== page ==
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Opinion | What’s Better Than Charity?

Mutual aid reflects one of my most deeply held beliefs: that every big political problem is rooted in our everyday lives. When our nation-states fail us, it is because we have already failed one another. Mutual aid is a corrective for our culture’s competitive individualization, which has isolated us from one another. Connecting with your neighbors to solve a real, immediate problem for someone you might bump into while you’re out walking the dog or doing errands is ultimately a gift to yourself.

Finding a local mutual aid organization or cause might take a bit more effort than finding a charitable organization, but it is worth it. It develops the muscle memory for giving in a way that stretches our empathy as well as our social ties. If you need help figuring out a way to give money and time directly to people who need it, you can check out the Mutual Aid 101 guide by Alexandria Ocasio-Cortez and Mariame Kaba. Another good way to start is by searching “mutual aid” and your city on your search engine of choice. In my area of North Carolina, for instance, Mutual Aid Carrboro keeps a collective ear to the ground for unmet needs and then meets them.

I would also like to tell you about three organizations that would be great stewards of your donation. Each of them has some personal significance for me. As a researcher and an educator, I believe in the liberatory potential of accessible humanities and social-science education. Having access to stimulating literature and social science because of libraries and a well-read family absolutely set the course of my life. I want that opportunity for everyone, yet we generally reserve it for those fortunate enough to make it to college.

I obviously believe in higher education. I have staked my entire professional identity on it. But higher education is not a panacea for social conflict and greed. We have seen what happens when the public does not share an ability to evaluate different kinds of evidence and truth claims, and a basic orientation toward intellectual curiosity. Misinformation and disinformation have become a political strategy. One need look no further than the rancid, politically motivated attacks on teaching culturally responsive history, literature, STEM and current events. The attack on what is mislabeled “critical race theory” is an attack on the very idea of humanistic inquiry.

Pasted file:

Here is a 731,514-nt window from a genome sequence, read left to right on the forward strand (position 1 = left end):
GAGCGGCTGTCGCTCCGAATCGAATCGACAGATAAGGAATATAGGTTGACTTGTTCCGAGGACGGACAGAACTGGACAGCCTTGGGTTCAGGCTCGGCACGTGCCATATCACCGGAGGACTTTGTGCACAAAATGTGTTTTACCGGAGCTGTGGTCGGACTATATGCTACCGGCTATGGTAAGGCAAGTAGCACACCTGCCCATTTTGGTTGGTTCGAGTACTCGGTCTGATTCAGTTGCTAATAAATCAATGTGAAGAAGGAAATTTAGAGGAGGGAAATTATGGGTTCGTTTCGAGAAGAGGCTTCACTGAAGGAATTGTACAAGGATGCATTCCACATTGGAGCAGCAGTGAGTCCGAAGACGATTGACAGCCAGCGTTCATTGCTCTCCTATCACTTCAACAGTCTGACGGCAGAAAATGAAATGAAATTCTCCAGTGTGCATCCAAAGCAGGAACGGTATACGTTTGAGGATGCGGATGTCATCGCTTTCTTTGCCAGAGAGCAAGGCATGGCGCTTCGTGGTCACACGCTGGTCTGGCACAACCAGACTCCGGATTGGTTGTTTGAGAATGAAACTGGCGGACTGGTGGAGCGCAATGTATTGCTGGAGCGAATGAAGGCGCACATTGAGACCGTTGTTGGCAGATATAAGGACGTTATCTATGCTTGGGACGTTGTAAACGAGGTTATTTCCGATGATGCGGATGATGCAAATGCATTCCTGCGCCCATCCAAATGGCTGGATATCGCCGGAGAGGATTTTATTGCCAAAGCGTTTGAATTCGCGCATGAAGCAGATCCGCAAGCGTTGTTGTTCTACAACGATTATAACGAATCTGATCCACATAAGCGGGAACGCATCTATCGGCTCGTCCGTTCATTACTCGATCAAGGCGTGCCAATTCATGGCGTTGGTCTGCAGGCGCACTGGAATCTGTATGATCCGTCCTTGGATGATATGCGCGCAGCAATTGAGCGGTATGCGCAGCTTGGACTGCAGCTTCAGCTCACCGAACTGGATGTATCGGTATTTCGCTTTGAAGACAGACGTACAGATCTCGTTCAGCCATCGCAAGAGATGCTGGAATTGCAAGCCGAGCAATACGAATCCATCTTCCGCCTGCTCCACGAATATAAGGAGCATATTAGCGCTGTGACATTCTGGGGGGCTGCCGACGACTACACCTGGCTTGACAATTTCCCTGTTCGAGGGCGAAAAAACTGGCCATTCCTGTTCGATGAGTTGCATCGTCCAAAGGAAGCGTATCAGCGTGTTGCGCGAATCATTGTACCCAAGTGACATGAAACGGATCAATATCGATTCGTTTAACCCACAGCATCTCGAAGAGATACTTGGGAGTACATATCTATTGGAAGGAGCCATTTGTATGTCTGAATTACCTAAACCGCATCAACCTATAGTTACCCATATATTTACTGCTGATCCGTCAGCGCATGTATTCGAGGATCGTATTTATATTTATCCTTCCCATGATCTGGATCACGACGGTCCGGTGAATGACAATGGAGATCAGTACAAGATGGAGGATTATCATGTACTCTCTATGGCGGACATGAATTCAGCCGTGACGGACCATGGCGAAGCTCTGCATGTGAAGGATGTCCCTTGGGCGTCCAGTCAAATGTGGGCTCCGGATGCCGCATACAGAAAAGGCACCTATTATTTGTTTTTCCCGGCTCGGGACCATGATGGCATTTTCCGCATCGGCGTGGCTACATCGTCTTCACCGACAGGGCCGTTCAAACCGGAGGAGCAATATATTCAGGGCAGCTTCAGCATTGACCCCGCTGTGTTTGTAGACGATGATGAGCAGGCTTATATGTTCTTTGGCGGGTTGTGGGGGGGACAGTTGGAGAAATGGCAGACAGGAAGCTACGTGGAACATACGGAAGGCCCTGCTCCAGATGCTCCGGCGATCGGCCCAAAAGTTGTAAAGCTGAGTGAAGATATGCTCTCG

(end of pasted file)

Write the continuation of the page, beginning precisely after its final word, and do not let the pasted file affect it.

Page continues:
No single intellectual tradition has reason cornered, and that is why humanities education is so vital to public life. Unfortunately, wealth inequality and financial pressures threaten to make humanistic learning in a group an elite privilege. The Night School Bar in Durham, N.C., is one organization trying to make social inquiry available through pay-as-you-can classes.

Most of my research advocacy has been for higher education, but education is a continuum. The inequalities that show up in college begin much earlier in the pipeline. The Carter G. Woodson School in Winston-Salem, N.C., is continuing a 25-year mission to serve the area’s Black and Latino students. The school involves families in a comprehensive curriculum that includes a school farm program, a robotics program and a very competitive soccer team. It also has a balanced approach to comprehensive K-12 education that de-emphasizes testing and emphasizes caring for the whole child. Because the school offers so many comprehensive services to students and to families of modest means, it has a lot of financial needs.

Finally, on a larger scale, Mother Health International (MHI) offers a way to give that is very personal to me. One of the essays in my book “Thick” describes my experience of going into preterm labor — it was the most traumatic health experience of my life. However, what I don’t detail in that essay is the fact that it was far from the only traumatic or negative interaction I have had with U.S. health care. Our health care system is no picnic for most people, but it’s even worse if you’re a woman. Caroline Criado Perez, the writer and feminist economist, is good on this. Her book “Invisible Women: Data Bias in a World Designed for Men” is an infuriating survey of how data across many domains — from seatbelt measurements to pharmaceutical testing — fail to account for women’s health.

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